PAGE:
For reference and comparison to previous years., we have included the Gartner technology maturity adoption curves from previous years. In July 2013 Gartner released their Digital Marketing Hype Cycle – you can see some interesting commentary in this Slideshare kindly recommended by Jon Clements in the comments to this post and we added this in December since it’s sure to be of interest to Smart Insights readers. We cover many of these in our 2014 digital marketing trends post. Digital marketing specialists may be surprised to see some established techniques such as content marketing, attribution, responsive design and mobile analytics only at the innovation trigger stage although some of these are reaching the peak of the hype cycle.
In August 2013, Gartner followed with their Latest 2013 Hype Cycle of emerging technologies. If you don’t know it, this is one of the best ways to find out about the upcoming technologies which may affect digital marketing.
Marketers who follow new technology will not be surprised to see Big Data nearing the Peak of Inflated Expectations along with wearable technology. Scary-sounding new technologies to watch include the Brain-computer interface, Human Augmentation and Neurobusiness.
For reference we also have the 2010 and 2009 models from when I first wrote this post. It’s interesting that those rising up the “peak of inflated expectations” currently those looking most relevant for marketing are Video search, Augmented Reality, IP TV are not mainstream still, probably consigned to the “Trough of Disillusionment”.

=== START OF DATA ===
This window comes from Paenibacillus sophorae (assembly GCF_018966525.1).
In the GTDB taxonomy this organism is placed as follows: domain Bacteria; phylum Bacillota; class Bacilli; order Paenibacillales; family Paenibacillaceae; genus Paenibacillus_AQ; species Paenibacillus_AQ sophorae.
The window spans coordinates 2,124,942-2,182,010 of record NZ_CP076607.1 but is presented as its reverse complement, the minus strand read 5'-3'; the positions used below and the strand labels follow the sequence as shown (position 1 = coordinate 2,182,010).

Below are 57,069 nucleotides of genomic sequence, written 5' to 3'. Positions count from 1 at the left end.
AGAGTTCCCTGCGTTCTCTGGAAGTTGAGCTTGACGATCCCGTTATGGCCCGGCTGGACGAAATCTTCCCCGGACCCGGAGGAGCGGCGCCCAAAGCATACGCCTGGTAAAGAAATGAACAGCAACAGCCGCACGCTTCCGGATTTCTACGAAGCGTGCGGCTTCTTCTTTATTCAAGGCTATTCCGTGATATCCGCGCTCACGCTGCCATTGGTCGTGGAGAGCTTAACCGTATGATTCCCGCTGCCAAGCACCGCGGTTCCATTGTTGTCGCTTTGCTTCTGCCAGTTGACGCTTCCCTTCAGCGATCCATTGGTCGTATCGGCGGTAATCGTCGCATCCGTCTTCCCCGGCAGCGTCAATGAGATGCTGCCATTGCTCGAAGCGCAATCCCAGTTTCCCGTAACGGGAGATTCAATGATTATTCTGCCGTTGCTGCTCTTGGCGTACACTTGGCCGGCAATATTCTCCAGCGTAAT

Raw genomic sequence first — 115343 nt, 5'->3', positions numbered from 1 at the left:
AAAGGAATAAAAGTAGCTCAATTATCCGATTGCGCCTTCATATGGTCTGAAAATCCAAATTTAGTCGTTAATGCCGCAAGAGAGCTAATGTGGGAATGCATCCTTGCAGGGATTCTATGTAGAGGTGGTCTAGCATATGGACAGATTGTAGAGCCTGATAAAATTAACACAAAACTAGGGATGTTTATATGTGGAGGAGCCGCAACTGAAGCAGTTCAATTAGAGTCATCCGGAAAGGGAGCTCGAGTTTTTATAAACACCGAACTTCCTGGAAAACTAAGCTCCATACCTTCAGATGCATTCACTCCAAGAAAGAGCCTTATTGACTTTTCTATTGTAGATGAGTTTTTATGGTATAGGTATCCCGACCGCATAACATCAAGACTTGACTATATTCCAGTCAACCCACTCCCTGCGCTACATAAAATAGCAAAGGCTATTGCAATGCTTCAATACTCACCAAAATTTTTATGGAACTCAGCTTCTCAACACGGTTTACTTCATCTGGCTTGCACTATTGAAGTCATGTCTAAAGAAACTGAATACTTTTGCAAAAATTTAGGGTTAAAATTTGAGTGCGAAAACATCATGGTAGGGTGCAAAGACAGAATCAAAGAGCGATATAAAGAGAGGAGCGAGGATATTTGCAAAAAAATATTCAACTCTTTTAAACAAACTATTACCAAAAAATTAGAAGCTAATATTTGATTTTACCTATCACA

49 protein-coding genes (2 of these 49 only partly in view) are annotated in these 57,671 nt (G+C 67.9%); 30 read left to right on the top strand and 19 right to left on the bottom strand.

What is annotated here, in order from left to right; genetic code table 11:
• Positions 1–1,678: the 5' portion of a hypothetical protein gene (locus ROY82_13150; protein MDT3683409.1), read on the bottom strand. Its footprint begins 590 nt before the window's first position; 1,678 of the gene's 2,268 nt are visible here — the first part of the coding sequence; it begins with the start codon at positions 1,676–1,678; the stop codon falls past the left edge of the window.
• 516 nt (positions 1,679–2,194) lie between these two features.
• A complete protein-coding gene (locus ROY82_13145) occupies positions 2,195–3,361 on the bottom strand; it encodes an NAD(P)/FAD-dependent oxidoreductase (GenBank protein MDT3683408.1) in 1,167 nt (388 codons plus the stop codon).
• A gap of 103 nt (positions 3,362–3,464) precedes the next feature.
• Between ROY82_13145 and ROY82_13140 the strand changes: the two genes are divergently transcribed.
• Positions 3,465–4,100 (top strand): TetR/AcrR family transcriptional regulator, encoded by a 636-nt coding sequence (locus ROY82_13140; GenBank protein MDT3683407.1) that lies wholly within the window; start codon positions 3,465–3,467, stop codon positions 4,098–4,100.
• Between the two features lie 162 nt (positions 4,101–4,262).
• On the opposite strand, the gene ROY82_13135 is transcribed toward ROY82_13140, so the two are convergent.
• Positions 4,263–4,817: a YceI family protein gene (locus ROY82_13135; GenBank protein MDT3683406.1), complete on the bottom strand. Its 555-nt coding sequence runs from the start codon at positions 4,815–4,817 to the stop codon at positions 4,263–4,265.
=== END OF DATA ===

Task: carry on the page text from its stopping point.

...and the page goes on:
Gartner Hype Cycle 2009
Here is my summary of the 5 stages of diffusion of innovation used by Gartner – it can be useful for explaining to colleagues your strategy when you have adopted a “wait and see” approach because you don’t want to waste time implementing a solution that never gets out of the “trough of disillusionment”. Alternately, in digital marketing, many smaller, nimble companies have gained an edge amongst early adopters of an approach such as social media or Web 2.0.
1 Technology Trigger – The first phase of a hype cycle is the “technology trigger” or breakthrough, product launch or other event that generates significant press and interest.
2 Peak of Inflated Expectations - In the next phase, a frenzy of publicity typically generates over-enthusiasm and unrealistic expectations. There may be some successful applications of a technology, but there are typically more failures.
3 Trough of Disillusionment – Technologies enter the “trough of disillusionment” because they fail to meet expectations and quickly become unfashionable. Consequently, the press usually abandons the topic and the technology.
4 Slope of Enlightenment - Although the press may have stopped covering the technology, some businesses continue through the “slope of enlightenment” and experiment to understand the benefits and practical application of the technology.
5 Plateau of Productivity – A technology reaches the “plateau of productivity” as the benefits of it become widely demonstrated and accepted. The technology becomes increasingly stable and evolves in second and third generations. The final height of the plateau varies according to whether the technology is broadly applicable or benefits only a niche market.
Selecting alternatives for marketing innovation
Selecting amongst hundreds of alternative projects is a challenge I commonly hear when talking to digital strategists. One approach I have developed when consulting, to help with this, is the matrix below which we describe along with other alternatives in our guide and template to justifying digital marketing investments. Of course this structured approach won’t fit the culture of all organisations, but even a simple unscored version of this is useful within a workshops to help discuss the relative merits of different digital projects.
Forrester produced a “HERO” Project Effort-Value Evaluation tool which works in a similar way.